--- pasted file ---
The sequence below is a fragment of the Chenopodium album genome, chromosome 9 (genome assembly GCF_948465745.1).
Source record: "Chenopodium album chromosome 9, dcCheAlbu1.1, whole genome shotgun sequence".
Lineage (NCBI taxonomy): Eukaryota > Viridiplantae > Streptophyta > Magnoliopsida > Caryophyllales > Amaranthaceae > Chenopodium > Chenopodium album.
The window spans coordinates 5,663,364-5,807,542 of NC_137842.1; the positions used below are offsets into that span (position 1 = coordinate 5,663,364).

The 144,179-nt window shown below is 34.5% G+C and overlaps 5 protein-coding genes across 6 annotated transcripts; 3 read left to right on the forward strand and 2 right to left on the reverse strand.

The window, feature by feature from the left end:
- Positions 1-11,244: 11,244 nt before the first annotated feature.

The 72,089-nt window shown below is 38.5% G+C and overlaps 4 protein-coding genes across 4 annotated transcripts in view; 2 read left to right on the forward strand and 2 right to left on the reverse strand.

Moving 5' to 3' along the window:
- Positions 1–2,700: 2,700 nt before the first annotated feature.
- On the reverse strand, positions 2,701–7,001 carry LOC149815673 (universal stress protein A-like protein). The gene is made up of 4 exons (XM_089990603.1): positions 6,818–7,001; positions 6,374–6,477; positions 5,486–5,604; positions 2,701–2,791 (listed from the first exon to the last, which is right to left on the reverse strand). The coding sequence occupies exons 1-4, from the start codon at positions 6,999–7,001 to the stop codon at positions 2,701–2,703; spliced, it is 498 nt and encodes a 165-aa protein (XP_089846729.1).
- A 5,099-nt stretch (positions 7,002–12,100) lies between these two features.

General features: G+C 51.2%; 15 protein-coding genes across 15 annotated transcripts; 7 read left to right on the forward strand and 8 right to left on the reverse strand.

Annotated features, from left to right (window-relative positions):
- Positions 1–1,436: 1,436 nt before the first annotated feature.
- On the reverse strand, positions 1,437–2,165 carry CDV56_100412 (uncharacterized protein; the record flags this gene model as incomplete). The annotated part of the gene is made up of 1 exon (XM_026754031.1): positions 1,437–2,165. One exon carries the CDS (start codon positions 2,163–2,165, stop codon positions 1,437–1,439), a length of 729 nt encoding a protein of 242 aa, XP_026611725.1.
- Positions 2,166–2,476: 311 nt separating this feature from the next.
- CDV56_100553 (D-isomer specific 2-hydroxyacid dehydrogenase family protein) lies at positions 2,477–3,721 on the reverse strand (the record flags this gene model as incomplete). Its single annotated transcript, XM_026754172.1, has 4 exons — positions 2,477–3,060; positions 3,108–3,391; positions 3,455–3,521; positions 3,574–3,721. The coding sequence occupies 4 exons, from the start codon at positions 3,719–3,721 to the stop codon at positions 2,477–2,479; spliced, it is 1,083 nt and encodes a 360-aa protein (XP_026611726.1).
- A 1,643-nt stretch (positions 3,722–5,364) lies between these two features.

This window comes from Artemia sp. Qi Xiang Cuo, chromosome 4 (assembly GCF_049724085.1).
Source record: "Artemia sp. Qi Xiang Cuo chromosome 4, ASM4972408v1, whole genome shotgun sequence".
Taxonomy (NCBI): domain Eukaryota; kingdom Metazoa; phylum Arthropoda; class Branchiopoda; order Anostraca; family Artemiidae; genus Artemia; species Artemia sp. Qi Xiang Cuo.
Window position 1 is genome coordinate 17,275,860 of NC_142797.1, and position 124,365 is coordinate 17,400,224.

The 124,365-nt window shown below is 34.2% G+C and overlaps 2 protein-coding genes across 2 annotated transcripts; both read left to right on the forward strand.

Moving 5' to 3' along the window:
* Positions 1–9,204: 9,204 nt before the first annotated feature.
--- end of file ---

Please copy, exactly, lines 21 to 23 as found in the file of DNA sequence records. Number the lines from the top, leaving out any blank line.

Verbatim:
Source record: "Artemia sp. Qi Xiang Cuo chromosome 4, ASM4972408v1, whole genome shotgun sequence".
Taxonomy (NCBI): domain Eukaryota; kingdom Metazoa; phylum Arthropoda; class Branchiopoda; order Anostraca; family Artemiidae; genus Artemia; species Artemia sp. Qi Xiang Cuo.
Window position 1 is genome coordinate 17,275,860 of NC_142797.1, and position 124,365 is coordinate 17,400,224.